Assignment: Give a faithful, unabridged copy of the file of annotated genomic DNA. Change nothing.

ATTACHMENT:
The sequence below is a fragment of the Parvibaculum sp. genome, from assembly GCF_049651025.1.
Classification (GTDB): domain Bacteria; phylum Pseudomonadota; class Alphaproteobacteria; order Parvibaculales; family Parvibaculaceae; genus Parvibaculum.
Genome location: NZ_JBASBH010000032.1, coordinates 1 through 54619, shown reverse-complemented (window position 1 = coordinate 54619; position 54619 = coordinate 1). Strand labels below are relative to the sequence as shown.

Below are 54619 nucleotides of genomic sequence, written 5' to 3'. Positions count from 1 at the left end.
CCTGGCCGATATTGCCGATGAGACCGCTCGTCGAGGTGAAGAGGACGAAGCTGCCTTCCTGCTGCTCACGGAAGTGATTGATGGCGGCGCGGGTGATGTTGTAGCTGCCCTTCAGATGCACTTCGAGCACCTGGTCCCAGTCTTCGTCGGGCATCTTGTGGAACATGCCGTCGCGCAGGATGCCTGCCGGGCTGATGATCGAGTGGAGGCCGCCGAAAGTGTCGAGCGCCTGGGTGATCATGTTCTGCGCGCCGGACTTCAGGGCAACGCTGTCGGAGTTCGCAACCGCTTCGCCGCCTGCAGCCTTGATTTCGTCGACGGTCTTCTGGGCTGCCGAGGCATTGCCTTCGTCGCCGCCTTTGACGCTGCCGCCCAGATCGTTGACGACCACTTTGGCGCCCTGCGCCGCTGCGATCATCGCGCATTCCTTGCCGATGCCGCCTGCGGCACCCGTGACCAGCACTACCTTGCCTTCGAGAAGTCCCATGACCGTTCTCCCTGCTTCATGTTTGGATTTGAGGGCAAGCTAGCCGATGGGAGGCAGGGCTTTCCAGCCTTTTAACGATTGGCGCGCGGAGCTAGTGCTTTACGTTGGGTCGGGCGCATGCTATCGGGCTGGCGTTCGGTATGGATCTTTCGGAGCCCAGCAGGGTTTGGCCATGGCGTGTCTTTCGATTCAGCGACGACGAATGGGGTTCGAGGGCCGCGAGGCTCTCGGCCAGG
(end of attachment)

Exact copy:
The sequence below is a fragment of the Parvibaculum sp. genome, from assembly GCF_049651025.1.
Classification (GTDB): domain Bacteria; phylum Pseudomonadota; class Alphaproteobacteria; order Parvibaculales; family Parvibaculaceae; genus Parvibaculum.
Genome location: NZ_JBASBH010000032.1, coordinates 1 through 54619, shown reverse-complemented (window position 1 = coordinate 54619; position 54619 = coordinate 1). Strand labels below are relative to the sequence as shown.

Below are 54619 nucleotides of genomic sequence, written 5' to 3'. Positions count from 1 at the left end.
CCTGGCCGATATTGCCGATGAGACCGCTCGTCGAGGTGAAGAGGACGAAGCTGCCTTCCTGCTGCTCACGGAAGTGATTGATGGCGGCGCGGGTGATGTTGTAGCTGCCCTTCAGATGCACTTCGAGCACCTGGTCCCAGTCTTCGTCGGGCATCTTGTGGAACATGCCGTCGCGCAGGATGCCTGCCGGGCTGATGATCGAGTGGAGGCCGCCGAAAGTGTCGAGCGCCTGGGTGATCATGTTCTGCGCGCCGGACTTCAGGGCAACGCTGTCGGAGTTCGCAACCGCTTCGCCGCCTGCAGCCTTGATTTCGTCGACGGTCTTCTGGGCTGCCGAGGCATTGCCTTCGTCGCCGCCTTTGACGCTGCCGCCCAGATCGTTGACGACCACTTTGGCGCCCTGCGCCGCTGCGATCATCGCGCATTCCTTGCCGATGCCGCCTGCGGCACCCGTGACCAGCACTACCTTGCCTTCGAGAAGTCCCATGACCGTTCTCCCTGCTTCATGTTTGGATTTGAGGGCAAGCTAGCCGATGGGAGGCAGGGCTTTCCAGCCTTTTAACGATTGGCGCGCGGAGCTAGTGCTTTACGTTGGGTCGGGCGCATGCTATCGGGCTGGCGTTCGGTATGGATCTTTCGGAGCCCAGCAGGGTTTGGCCATGGCGTGTCTTTCGATTCAGCGACGACGAATGGGGTTCGAGGGCCGCGAGGCTCTCGGCCAGG